Don't miss a moment from Paris-Roubaix and Unbound Gravel, to the Giro d’Italia, Tour de France, Vuelta a España, and everything in between when you join Outside+.
After a nail-biting sprint finish didn’t go his way, John Degenkolb took umbrage with Michael Matthews Tuesday. Matthews said Degenkolb grabbed him after stage 16’s finish.
“I was waiting for the result and he grabbed me on the way past,” said Sunweb’s double stage winner Matthews. “The officials saw it. We’ll see what the officials will do about it.”
In the sprint, Trek-Segafredo’s Degenkolb tried to pass Matthews on the right, along the barriers. The Aussie shut the door on his German rival, but it looked to be a clean sprint. Immediately after the line, Degenkolb waved his arm in anger. The sprint was so close that Matthews couldn’t tell if he’d beaten Edvald Boasson Hagen (Dimension Data), who had closed fast on the other side.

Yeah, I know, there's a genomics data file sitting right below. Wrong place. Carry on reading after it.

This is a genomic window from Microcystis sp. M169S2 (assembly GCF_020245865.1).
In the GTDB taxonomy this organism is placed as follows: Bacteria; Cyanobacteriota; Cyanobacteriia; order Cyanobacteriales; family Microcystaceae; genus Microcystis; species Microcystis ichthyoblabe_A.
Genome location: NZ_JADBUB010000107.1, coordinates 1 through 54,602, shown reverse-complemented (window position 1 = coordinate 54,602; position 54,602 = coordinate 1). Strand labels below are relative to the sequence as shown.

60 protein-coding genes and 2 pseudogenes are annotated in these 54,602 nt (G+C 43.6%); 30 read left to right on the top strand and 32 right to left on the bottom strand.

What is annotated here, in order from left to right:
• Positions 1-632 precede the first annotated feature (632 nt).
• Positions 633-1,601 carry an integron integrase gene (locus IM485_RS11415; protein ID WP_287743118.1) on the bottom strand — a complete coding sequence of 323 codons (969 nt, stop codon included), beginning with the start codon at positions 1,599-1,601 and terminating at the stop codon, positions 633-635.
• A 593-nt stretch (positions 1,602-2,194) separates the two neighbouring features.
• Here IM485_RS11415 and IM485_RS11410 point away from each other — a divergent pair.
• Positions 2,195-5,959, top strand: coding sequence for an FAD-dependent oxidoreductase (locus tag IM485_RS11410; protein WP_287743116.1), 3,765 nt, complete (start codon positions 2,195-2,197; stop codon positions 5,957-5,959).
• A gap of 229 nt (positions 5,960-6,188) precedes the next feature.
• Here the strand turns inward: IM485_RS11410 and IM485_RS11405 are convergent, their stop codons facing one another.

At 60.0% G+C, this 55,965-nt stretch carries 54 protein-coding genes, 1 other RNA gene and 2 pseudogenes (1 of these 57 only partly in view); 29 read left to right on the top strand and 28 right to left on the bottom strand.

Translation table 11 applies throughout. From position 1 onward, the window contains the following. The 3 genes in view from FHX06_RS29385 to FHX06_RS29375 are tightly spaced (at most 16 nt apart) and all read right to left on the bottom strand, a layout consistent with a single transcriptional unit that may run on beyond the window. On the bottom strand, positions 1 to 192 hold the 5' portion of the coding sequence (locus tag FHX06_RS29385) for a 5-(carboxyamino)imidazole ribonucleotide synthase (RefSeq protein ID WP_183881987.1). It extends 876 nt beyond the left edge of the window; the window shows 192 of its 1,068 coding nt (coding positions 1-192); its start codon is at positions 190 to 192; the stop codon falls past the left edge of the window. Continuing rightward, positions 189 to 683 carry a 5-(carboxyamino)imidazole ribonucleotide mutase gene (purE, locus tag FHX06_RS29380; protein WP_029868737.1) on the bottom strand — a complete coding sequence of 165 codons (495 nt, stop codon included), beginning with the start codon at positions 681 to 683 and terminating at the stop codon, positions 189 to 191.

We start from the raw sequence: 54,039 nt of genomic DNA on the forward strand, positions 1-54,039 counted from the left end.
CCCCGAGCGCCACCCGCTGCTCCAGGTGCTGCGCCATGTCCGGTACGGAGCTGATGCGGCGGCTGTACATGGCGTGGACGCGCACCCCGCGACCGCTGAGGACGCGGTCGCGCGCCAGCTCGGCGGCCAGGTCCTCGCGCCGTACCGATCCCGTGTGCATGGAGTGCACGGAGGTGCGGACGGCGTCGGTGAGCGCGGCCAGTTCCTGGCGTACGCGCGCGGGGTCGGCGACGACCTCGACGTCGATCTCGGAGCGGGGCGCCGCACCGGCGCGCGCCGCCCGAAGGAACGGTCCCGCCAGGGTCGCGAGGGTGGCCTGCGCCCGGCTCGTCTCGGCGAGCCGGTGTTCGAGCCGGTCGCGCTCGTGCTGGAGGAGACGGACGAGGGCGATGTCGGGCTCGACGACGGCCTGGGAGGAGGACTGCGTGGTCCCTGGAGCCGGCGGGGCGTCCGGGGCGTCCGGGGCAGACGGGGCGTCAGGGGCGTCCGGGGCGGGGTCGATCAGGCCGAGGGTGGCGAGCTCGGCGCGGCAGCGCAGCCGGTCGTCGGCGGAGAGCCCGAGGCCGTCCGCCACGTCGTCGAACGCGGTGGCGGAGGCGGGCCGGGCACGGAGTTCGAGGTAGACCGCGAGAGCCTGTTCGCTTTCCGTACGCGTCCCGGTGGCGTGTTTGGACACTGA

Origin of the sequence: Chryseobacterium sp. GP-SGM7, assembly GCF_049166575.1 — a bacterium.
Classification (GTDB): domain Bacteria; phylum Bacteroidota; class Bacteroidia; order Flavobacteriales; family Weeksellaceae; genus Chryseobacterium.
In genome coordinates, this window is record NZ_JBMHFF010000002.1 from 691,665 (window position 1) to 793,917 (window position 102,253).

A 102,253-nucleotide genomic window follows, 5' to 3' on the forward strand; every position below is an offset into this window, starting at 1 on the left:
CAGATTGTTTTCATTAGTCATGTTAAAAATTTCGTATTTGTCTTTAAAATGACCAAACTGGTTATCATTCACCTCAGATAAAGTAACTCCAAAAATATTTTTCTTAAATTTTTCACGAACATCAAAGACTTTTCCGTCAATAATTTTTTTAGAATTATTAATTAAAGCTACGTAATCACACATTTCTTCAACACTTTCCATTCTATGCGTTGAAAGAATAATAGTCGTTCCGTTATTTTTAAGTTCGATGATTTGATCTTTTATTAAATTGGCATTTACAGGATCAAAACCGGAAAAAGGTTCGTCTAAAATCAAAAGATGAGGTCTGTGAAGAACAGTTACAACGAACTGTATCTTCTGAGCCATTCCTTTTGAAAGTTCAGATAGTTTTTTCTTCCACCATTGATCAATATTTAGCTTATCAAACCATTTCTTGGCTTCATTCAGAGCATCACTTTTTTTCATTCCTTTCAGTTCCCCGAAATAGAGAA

Based on Degenkolb’s angry reaction, it seems he knew he’d lost the sprint. “Clearly I came with more speed than him from his wheel, and he saw me on the right side and closed the gap on the right side,” Degenkolb said. “That made me stop the sprint to sprint for the victory.”
“I don’t think it’s very sportsmanlike,” Matthews added. “From my perspective, I don’t think I did anything wrong. I didn’t change my line, I sprinted in a straight line.
“I’m not sure what was wrong with Degenkolb, but that’s up to him.”
Degenkolb’s team filed an official complaint with officials after the sprint.
“You know, it’s just in the heat of the situation,” Degenkolb added. “You are obviously very angry if you cannot go for the victory. For me it’s very clear. You see he is going off his line into my line. You can see it on television.”
Speaking to a journalist from Australian publication Ride, Matthews went a step further, characterizing Degenkolb’s post-stage jab as a punch.
Shortly after the finish, the race jury had not issued any sort of penalty for the incident. The stage result was unchanged with Matthews the winner.
Check back for updates on this developing story.
Gregor Brown and Barnaby Chesterman contributed to this report.